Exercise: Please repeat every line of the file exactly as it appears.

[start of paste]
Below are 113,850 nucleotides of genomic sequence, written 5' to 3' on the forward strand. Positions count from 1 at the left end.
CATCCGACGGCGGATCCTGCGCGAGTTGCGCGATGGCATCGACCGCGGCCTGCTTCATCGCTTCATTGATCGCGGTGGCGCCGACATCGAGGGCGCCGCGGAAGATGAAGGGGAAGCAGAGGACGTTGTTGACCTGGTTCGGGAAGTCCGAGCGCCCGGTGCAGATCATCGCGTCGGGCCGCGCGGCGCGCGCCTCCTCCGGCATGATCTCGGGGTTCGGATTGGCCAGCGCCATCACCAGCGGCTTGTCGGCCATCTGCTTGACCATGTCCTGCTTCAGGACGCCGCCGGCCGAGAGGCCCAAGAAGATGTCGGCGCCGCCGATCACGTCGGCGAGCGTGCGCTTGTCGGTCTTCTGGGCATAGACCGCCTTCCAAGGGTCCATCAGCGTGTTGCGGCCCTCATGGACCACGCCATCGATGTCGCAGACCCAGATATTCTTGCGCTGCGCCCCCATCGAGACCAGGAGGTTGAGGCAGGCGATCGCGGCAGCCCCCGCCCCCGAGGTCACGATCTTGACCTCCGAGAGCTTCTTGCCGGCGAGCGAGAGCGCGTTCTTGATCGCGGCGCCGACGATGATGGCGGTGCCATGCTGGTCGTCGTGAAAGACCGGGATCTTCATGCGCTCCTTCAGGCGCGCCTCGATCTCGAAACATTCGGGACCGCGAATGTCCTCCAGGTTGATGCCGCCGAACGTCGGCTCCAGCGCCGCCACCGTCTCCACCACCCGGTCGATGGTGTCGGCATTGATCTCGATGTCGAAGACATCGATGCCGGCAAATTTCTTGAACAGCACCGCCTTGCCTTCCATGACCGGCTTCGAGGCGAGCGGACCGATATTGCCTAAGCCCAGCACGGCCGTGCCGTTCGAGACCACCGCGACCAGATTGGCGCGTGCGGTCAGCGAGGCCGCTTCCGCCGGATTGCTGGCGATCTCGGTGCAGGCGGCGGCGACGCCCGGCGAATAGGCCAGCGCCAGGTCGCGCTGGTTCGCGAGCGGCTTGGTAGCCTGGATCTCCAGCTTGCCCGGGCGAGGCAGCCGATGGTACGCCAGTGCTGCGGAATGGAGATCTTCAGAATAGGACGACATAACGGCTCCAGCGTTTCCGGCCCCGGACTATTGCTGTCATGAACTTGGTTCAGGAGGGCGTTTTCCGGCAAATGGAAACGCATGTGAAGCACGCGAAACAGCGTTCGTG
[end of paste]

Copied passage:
Below are 113,850 nucleotides of genomic sequence, written 5' to 3' on the forward strand. Positions count from 1 at the left end.
CATCCGACGGCGGATCCTGCGCGAGTTGCGCGATGGCATCGACCGCGGCCTGCTTCATCGCTTCATTGATCGCGGTGGCGCCGACATCGAGGGCGCCGCGGAAGATGAAGGGGAAGCAGAGGACGTTGTTGACCTGGTTCGGGAAGTCCGAGCGCCCGGTGCAGATCATCGCGTCGGGCCGCGCGGCGCGCGCCTCCTCCGGCATGATCTCGGGGTTCGGATTGGCCAGCGCCATCACCAGCGGCTTGTCGGCCATCTGCTTGACCATGTCCTGCTTCAGGACGCCGCCGGCCGAGAGGCCCAAGAAGATGTCGGCGCCGCCGATCACGTCGGCGAGCGTGCGCTTGTCGGTCTTCTGGGCATAGACCGCCTTCCAAGGGTCCATCAGCGTGTTGCGGCCCTCATGGACCACGCCATCGATGTCGCAGACCCAGATATTCTTGCGCTGCGCCCCCATCGAGACCAGGAGGTTGAGGCAGGCGATCGCGGCAGCCCCCGCCCCCGAGGTCACGATCTTGACCTCCGAGAGCTTCTTGCCGGCGAGCGAGAGCGCGTTCTTGATCGCGGCGCCGACGATGATGGCGGTGCCATGCTGGTCGTCGTGAAAGACCGGGATCTTCATGCGCTCCTTCAGGCGCGCCTCGATCTCGAAACATTCGGGACCGCGAATGTCCTCCAGGTTGATGCCGCCGAACGTCGGCTCCAGCGCCGCCACCGTCTCCACCACCCGGTCGATGGTGTCGGCATTGATCTCGATGTCGAAGACATCGATGCCGGCAAATTTCTTGAACAGCACCGCCTTGCCTTCCATGACCGGCTTCGAGGCGAGCGGACCGATATTGCCTAAGCCCAGCACGGCCGTGCCGTTCGAGACCACCGCGACCAGATTGGCGCGTGCGGTCAGCGAGGCCGCTTCCGCCGGATTGCTGGCGATCTCGGTGCAGGCGGCGGCGACGCCCGGCGAATAGGCCAGCGCCAGGTCGCGCTGGTTCGCGAGCGGCTTGGTAGCCTGGATCTCCAGCTTGCCCGGGCGAGGCAGCCGATGGTACGCCAGTGCTGCGGAATGGAGATCTTCAGAATAGGACGACATAACGGCTCCAGCGTTTCCGGCCCCGGACTATTGCTGTCATGAACTTGGTTCAGGAGGGCGTTTTCCGGCAAATGGAAACGCATGTGAAGCACGCGAAACAGCGTTCGTG